16. Tim Moore

    You’re right, bail is supposed to be insurance you come back and stand trial. That’s all. You weren’t supposed to pay an exorbitant fine, unless you broke bail and didn’t appear. Unless I am missing something, it is not the bail that is the problem, but excessive bail determined by the judges. And yeah, for “innocent until proven guilty”, we have substituted “dangerous unless locked up ” for most anyone accused.

  17. mike r

    I for one still think these quotes are what should be followed.
    As the preeminent English jurist William Blackstone wrote,”Better that ten guilty persons escape, than that one innocent suffer.”
    Benjamin Franklin went further arguing “it is better a hundred guilty persons should escape than one innocent person should suffer.”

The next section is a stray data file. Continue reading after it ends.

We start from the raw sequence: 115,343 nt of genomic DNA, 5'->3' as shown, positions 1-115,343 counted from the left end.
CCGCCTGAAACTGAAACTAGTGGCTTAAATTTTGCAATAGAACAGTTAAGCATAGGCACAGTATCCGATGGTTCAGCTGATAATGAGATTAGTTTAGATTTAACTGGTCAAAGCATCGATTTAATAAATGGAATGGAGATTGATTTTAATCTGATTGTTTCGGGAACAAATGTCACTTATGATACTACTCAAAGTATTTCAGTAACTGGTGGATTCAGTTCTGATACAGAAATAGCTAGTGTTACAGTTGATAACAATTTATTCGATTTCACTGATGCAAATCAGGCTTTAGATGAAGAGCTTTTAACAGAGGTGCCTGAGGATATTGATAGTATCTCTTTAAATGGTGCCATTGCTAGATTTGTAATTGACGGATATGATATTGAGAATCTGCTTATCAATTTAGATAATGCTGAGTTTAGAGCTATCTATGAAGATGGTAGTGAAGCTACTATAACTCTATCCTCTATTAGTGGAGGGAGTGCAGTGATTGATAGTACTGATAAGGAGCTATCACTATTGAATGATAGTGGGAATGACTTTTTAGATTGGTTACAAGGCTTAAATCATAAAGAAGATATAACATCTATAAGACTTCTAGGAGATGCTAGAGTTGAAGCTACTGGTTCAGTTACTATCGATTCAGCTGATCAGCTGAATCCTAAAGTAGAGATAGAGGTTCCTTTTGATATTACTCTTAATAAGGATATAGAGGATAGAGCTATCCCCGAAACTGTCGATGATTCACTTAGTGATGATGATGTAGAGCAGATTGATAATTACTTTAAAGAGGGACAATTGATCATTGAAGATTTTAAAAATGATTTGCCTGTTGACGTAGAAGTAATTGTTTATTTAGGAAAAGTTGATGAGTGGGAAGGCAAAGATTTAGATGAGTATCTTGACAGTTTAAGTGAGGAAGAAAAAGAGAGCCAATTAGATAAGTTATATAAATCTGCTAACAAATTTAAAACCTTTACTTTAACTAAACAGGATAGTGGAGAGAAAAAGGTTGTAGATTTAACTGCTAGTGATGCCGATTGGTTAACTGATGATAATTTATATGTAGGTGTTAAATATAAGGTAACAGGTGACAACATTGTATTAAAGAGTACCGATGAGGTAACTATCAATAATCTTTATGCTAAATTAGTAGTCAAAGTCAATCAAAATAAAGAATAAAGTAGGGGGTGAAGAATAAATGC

No matter the charge if the suspect has not previously failed to appear or has not fled the country to escape trial then they should be released immediately. Very easy solution is to tag a person with a GPS and take away their passport. Although this is still unconstitutional if they appear to be that dangerous by clear and convincing evidence place a surveillance man/woman on them until trial is complete. That is the only possible answer I can come up with off the top of my head…See Nessar could have just been tagged with the GPS and had his passport revoked until after trial whereas Gorrido could have been tagged and surveillance put on him, maybe expensive but not really, hell of a lot cheaper than housing him in jail. At least at about the same cost…